* Yuan sees biggest drop in almost three years after PBOC
* Contrasts with world stocks at 6-year high; Wall St opens
* Gold holds recent gains, major currencies rangebound
By Marc Jones
LONDON, Feb 25 The repatriation of investors'
cash into developed markets was underscored on Tuesday as Wall
Street opened at an all-time high after China's yuan suffered
its worst day in over three years.
Wall Street started steadily after Monday's
record high as confidence in the United States and Europe helped
cool markets after the yuan's plunge and a sharp drop in Beijing
and a number of other emerging market bourses.
Uncertainty over China is stoking worries about a
faster-than-projected slowdown in its massive economy and is
dovetailing with political worries in other big emerging markets
like Ukraine, Thailand, Nigeria and Turkey.
The U.S. Federal Reserve has also started to scale back its
It's a potent mix that has seen a hefty $38 billion pulled
out of emerging markets over the last 17 weeks and $44.2 billion
stuffed into developed market equity funds since the start of
The moves have been reinforced by Wall Street's recent run
and Ramin Nakisa, a global macro strategist at UBS, said the
contrast with sliding emerging markets underscored their limited
appeal in the current difficult environment.
"We think there will be further flows into the U.S. as the
Fed cuts back on its stimulus," he said. "If you could earn
3-3.5 percent on U.S. Treasuries for example would you risk
money in volatile emerging market debt for a small premium."
The yuan has entered a dramatic weakening cycle
in recent weeks, guided by a series of moves by the central bank
aimed at instilling caution into those who for years have been
betting on its rise versus other major currencies.
Tuesday saw a significant acceleration in the move. The
yuan's sharpest drop since November 2010 extended its fall in
the past week to just over 1 percent, amid talk the People's
Bank of China (PBOC) had been discreetly intervening in the spot
China allows the yuan to move 1 percent above or below a
midpoint set daily but experts believe the recent depreciation
is intended to set the stage for a widening of that band to 2
percent or more this year to make it more free moving.
"A lot of people were assuming the yuan would continue to
strengthen... so what has happened over the last week has left a
lot of people blindsided," said UBS's Nakisa. "We expect to see
more volatility in emerging markets in the rest of the year."
CRUISING AT ALTITUDE
MSCI's all world index, which tracks stocks
in 45 countries, was in positive territory for the 13th session
in 15 as it sat at a six-year high.
In Europe, the urge to take profits after seven straight
sessions of gains was strong and the pan-regional FTSEurofirst
300 sagged 0.4 percent, led by a 1 percent drop from
London's FTSE due to its prevalence of China-influenced
The euro and benchmark German government bonds
kept to tight recent ranges and there was little
impact from new European Commission forecasts which slightly
increased its growth estimate for the euro zone to 1.2 percent
in 2014, with a further 1.8 percent expansion next year.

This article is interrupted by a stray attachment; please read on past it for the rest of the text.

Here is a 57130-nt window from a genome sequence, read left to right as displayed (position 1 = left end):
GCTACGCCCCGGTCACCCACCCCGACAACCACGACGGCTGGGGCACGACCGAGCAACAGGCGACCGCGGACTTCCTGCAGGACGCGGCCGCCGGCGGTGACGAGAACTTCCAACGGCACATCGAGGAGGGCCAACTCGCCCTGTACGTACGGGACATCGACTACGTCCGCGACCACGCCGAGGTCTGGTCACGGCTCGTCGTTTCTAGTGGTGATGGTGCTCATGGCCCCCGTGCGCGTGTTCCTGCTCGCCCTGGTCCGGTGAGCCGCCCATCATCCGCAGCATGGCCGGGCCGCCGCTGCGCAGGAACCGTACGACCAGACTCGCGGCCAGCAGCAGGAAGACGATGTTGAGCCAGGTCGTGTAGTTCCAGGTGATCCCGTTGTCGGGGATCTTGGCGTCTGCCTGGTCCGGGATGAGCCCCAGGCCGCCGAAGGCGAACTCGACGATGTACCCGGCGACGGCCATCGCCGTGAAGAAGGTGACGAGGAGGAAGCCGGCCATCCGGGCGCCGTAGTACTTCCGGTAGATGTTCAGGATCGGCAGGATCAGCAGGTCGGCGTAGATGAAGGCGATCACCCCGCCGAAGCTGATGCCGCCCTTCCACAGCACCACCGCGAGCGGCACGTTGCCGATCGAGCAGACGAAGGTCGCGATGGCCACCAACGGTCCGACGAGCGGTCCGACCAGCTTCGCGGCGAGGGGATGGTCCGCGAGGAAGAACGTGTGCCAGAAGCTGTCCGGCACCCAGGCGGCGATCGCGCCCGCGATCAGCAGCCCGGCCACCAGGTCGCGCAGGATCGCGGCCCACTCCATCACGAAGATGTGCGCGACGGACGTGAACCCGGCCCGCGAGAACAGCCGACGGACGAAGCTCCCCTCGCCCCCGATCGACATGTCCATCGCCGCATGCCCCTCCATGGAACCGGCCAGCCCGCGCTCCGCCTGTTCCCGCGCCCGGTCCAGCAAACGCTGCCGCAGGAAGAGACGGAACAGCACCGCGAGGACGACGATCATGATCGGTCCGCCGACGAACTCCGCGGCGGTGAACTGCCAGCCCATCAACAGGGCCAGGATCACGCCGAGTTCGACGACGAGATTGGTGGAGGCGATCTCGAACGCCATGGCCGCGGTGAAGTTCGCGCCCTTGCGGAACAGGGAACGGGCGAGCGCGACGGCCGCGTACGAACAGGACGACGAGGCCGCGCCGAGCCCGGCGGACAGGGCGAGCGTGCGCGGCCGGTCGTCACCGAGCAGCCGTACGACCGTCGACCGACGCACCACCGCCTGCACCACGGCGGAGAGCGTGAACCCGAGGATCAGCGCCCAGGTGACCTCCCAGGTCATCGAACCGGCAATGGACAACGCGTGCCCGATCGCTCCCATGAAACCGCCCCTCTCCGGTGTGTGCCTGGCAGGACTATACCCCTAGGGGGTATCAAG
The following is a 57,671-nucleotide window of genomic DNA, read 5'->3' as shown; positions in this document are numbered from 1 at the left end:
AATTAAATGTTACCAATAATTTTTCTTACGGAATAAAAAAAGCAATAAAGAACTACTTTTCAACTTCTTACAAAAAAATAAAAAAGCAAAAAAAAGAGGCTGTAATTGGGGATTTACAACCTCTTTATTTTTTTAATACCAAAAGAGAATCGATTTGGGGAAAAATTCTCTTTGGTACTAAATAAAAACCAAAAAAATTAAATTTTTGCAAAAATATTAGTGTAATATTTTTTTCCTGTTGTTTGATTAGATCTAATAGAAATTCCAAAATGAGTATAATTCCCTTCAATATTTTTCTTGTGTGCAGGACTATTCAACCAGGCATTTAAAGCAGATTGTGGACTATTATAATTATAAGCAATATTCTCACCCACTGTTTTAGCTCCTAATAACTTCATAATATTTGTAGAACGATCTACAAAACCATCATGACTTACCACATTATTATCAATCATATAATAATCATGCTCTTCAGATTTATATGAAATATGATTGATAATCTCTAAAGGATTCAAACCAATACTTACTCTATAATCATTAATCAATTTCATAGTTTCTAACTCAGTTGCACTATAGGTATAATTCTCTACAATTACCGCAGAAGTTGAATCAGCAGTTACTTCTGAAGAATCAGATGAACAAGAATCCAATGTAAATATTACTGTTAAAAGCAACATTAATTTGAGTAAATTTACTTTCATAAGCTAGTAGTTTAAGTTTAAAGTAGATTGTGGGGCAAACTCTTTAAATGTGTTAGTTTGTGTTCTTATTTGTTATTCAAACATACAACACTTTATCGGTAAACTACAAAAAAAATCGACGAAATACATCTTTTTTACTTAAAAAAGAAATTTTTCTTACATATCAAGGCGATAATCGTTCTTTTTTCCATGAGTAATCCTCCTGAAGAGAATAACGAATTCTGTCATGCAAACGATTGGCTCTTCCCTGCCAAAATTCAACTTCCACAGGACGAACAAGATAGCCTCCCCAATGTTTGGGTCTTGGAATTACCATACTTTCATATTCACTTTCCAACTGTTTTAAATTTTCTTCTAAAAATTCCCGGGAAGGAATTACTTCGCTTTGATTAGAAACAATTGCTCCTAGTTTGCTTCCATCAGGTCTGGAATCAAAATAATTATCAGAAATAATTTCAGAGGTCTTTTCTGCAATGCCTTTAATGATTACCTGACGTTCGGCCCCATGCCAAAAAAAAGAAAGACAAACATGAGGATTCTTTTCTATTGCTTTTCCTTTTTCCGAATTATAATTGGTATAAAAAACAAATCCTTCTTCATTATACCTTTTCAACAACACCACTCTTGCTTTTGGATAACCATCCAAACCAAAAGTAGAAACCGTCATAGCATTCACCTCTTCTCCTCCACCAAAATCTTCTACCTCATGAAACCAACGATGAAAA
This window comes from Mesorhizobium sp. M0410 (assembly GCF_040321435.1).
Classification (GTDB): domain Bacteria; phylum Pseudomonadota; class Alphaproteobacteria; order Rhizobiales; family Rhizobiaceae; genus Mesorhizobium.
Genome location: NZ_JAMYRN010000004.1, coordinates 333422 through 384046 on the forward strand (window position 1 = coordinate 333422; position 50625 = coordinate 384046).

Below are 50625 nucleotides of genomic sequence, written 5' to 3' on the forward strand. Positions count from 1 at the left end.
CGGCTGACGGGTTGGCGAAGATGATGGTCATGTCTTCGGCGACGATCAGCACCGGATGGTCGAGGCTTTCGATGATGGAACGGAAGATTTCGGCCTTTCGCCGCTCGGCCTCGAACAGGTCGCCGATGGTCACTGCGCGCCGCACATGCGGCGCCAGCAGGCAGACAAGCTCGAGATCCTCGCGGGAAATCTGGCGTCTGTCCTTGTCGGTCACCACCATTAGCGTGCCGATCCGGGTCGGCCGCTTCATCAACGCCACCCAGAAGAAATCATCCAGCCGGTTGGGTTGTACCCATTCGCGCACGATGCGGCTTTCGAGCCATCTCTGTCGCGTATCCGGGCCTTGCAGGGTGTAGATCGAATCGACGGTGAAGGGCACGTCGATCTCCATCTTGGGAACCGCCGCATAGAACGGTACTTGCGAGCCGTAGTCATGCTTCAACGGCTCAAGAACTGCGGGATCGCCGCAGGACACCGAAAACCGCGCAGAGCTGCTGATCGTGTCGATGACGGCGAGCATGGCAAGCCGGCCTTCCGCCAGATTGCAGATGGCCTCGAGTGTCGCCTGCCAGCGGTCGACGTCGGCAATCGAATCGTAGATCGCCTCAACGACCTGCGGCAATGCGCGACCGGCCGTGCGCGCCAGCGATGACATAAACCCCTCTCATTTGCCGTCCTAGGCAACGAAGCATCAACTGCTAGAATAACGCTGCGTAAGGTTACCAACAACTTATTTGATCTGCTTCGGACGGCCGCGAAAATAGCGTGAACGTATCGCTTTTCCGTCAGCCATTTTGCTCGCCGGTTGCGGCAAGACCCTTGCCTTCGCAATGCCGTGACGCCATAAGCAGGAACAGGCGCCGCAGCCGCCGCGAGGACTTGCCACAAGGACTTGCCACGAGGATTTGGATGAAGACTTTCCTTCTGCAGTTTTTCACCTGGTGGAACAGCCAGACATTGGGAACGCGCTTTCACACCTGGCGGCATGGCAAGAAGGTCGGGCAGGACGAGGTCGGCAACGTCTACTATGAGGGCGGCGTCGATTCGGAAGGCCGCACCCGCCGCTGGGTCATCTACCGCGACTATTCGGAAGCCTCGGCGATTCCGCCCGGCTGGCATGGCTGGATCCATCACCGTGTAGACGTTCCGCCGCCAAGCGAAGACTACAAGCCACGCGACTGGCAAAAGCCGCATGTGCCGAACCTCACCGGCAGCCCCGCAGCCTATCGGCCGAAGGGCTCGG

Inflation was seen at 1 percent this year and 1.3 percent in
2015, still well short of the European Central Bank's target of
just below 2 percent. The ECB meets early next month and will be
armed with its own in-house forecasts.
Goldman Sachs pushed back on Tuesday its prediction of a
rate cut until April, although it didn't rule out a move by the
ECB to keep money market liquidity topped up by ending its
weekly 'sterilisation' of past government bond purchases.
"It will be a big step for the ECB but a small step for
mankind," said Neil Williams, chief economist at fund manager
WALL STREET HIGH
Away from China, Japan's Nikkei bolted ahead by 1.4
percent to breach the 15,000 barrier, which in turn gave the
dollar a slight lift on the yen, although it later sagged.
It had followed in the footsteps of Wall Street, where the
benchmark S&P 500 hit an intra-day record on Monday as the
Nasdaq punched to peaks last seen almost 14 years ago.
Another data deluge is due, including confidence readings,
housing market surveys and retail sales figures, while
stocks are likely to remain on alert after Monday's fresh flurry
of merger and acquisition activity.
U.S. Treasuries prices, which provide the benchmark for
global borrowing costs, were steady after a dip overnight, with
yields on the benchmark 10-year note holding just
below 2.74 percent in early U.S. trade.
The swinging risk sentiment continued to buffet emerging
markets. The latest twist in a government corruption scandal in
Turkey saw the lira hit two-week lows versus the dollar and
stocks fell 3 percent.
Ukraine fared better, with its sovereign dollar bonds
keeping most of Monday's stellar gains as hopes grew it would
receive Western aid to prevent a debt default after the ousting
of president Viktor Yanukovich.
Gold, which has benefited from recent global
uncertainty, was also firm at around $1,333 an ounce after
touching a four-month high. It faces stiff resistance at
October's peak of $1,361.60.
Copper fell for a second day on concern about the impact of
slower growth in China while oil prices faded just a little to
leave Brent crude at $110.30 a barrel and U.S. oil at
$101.24 a barrel.